The Lindisfarne Gospels is an illuminated Latin manuscript of the gospels of Matthew, Mark, Luke and John. The manuscript was produced on Lindisfarne in Northumbria in the late 7th century or early 8th century, and is generally regarded as the finest example of the kingdom's unique style of religious art, a style that combined Anglo-Saxon and Celtic themes, what is now called Hiberno-Saxon art, or Insular art. The manuscript is complete (though lacking its original cover), and is astonishingly well-preserved considering its great age.
In the 10th century an Old English translation of the Gospels was made: a word-for-word gloss inserted between the lines of the Latin text by Aldred, Provost of Chester-le-Street. This is the first translation of the Gospels into the English language.
The Gospels were taken from Durham Cathedral during the dissolution of the monasteries, ordered by Henry VIII, and were acquired in the early 17th century by Sir Robert Cotton from Thomas Walker, Clerk of the Parliaments. Cotton's library came to the British Museum in the 18th century, and from there to the British Library in London.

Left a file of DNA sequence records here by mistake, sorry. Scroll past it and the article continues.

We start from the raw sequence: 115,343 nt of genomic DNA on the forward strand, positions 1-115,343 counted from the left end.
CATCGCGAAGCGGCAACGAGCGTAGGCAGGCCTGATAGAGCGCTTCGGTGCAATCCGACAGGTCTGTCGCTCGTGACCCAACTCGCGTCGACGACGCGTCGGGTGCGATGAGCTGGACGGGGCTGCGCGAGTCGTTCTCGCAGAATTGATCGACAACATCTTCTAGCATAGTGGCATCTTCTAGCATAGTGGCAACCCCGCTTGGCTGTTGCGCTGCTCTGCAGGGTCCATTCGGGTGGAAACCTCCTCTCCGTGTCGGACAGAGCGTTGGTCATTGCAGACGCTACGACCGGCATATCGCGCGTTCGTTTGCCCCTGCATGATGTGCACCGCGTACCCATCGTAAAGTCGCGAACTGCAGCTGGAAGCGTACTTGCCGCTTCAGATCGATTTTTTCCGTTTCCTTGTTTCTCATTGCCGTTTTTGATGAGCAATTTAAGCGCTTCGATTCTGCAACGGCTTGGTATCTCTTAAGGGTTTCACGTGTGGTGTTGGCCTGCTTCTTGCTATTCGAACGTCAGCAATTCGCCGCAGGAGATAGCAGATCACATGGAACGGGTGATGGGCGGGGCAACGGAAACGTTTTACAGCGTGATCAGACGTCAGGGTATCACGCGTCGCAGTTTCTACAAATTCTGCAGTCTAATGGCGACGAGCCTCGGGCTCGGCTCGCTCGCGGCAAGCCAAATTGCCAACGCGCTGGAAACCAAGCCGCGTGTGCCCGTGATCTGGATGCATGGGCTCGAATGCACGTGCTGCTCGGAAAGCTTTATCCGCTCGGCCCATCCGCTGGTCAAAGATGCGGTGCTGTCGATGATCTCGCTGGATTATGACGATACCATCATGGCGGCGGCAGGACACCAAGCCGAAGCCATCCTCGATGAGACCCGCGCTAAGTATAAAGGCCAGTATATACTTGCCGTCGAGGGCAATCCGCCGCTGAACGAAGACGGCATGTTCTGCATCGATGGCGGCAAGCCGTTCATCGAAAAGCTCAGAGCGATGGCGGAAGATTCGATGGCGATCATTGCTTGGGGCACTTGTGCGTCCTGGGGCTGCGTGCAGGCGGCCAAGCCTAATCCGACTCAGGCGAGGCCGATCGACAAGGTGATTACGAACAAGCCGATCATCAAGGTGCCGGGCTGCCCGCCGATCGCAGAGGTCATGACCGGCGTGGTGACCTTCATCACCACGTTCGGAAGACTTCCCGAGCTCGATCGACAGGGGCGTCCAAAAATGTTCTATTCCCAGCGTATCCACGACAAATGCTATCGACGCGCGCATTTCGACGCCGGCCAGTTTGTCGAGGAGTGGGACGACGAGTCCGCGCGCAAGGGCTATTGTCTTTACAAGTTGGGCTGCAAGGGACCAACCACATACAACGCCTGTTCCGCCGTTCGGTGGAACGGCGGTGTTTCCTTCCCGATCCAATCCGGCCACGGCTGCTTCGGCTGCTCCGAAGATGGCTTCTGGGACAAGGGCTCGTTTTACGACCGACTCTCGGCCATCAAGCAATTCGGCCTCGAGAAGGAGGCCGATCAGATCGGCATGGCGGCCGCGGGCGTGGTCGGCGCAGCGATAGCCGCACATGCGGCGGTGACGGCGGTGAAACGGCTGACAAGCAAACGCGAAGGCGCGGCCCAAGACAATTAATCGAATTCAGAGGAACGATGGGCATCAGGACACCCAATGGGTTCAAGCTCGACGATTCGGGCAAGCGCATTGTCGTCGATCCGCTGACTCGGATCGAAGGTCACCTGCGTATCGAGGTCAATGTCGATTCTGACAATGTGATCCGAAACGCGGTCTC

Exhibiting the Lindisfarne Gospels: Michelle Brown, Curator of Illuminated Manuscripts at the British Library, Discusses New Interpretations of This Treasure, and How This Month Visitors to the Library Will Be Able to Get Closer to It Than Ever before. (Frontline)
May 01, 2003; THE LINDISFARNE GOSPELS give an invaluable insight into one of the formative periods of world history, when the implications of...